I'm an American author whose book is set in a foreign country. I've received an offer from a publisher in that country. They want to translate the book, and publish it there. This is great news, but the market is very small. I also want to publish in the US, not just because it is a bigger market but also because it is my home. Should I hold off on accepting the foreign offer until (if!) I can work something out with a US publisher? If I do go ahead and publish abroad, then can I revise the MS for a US publisher or is it set in stone and unrevisable once published?
If it's a very small market, your US publisher may not mind your having sold the rights already. And more and more, agents seem to be going after foreign sales for their clients, so publishers are a bit more accustomed to not having a lot of foreign rights for novels. So that's unlikely to be an issue.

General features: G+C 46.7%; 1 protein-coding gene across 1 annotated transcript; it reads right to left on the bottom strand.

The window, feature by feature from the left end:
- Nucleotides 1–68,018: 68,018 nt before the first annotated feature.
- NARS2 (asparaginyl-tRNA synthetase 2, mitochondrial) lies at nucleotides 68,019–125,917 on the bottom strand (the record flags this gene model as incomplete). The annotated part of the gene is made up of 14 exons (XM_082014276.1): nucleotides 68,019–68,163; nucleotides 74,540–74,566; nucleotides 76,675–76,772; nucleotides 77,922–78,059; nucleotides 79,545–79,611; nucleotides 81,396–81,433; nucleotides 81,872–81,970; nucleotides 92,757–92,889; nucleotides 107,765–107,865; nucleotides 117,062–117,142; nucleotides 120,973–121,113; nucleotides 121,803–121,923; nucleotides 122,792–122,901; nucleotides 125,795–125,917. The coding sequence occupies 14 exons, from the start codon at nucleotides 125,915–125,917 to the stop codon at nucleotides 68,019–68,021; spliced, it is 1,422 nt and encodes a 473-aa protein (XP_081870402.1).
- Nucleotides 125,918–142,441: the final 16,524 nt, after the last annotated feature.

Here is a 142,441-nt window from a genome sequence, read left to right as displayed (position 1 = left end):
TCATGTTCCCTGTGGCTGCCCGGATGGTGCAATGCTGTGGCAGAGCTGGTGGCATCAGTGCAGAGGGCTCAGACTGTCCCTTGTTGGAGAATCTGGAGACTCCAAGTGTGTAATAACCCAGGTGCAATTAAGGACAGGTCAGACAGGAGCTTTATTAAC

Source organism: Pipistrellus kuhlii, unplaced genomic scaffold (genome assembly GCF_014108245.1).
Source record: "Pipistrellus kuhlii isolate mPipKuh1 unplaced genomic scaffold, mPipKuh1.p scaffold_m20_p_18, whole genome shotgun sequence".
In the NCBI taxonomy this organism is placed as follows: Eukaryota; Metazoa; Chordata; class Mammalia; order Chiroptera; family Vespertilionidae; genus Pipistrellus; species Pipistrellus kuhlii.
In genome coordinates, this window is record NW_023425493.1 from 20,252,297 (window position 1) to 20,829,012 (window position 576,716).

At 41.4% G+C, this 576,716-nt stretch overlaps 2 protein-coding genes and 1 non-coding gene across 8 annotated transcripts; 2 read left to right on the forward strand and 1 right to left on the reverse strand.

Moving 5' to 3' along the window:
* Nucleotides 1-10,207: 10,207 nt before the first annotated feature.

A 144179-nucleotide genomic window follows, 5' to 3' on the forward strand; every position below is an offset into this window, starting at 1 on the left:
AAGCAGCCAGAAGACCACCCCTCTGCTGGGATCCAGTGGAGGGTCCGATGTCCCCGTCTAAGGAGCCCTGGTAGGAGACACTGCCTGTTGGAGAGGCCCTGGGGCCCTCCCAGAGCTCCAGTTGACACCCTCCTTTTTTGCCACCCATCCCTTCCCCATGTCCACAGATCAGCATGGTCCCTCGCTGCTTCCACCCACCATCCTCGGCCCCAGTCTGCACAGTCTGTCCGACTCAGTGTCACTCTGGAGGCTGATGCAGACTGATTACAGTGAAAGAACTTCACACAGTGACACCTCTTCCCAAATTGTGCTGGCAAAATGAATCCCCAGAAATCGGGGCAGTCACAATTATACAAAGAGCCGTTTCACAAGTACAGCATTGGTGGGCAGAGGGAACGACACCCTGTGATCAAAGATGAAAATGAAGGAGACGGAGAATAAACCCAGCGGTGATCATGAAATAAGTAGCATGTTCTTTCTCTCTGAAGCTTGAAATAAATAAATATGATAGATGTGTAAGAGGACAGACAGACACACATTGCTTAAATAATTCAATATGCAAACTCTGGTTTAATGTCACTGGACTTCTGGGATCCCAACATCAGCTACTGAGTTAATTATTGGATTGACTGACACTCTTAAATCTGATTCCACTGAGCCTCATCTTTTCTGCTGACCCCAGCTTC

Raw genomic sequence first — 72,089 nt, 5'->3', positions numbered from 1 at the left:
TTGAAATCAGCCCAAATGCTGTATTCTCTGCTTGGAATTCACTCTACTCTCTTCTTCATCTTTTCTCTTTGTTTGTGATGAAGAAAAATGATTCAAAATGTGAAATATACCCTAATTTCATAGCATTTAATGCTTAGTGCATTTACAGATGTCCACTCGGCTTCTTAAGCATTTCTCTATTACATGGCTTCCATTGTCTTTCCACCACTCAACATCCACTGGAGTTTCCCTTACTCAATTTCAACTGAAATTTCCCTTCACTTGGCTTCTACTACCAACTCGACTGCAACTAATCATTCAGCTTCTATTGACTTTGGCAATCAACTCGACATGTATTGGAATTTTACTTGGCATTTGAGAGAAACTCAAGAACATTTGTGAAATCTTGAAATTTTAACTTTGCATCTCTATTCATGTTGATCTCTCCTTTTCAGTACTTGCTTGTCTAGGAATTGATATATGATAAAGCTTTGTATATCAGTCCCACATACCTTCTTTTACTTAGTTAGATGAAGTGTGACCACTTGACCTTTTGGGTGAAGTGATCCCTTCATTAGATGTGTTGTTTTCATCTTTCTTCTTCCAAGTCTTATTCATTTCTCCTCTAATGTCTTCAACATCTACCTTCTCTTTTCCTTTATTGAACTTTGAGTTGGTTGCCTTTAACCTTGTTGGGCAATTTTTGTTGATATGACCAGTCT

As for revision, every translation fiddles with the exact phrasing of the text--if it doesn't then the translation won't sound natural to native speakers. So some differences between the English and other language editions are expected.
So if there were some way for you to be sure you weren't going to do very much revision (for instance if you've decided already that you're going to be inflexible and hard to work with--which I assume is not the case), then there would be no problem. But imagine your US editor has a bunch of suggestions that get you really excited and that (for instance) change the ending completely.
There probably still wouldn't be a problem with copyright between the two editions, but how would you feel about that scenario? Would you want two very different versions of your story out there--when one of them might end up feeling to you like a beta version and not the story you most want to share with readers?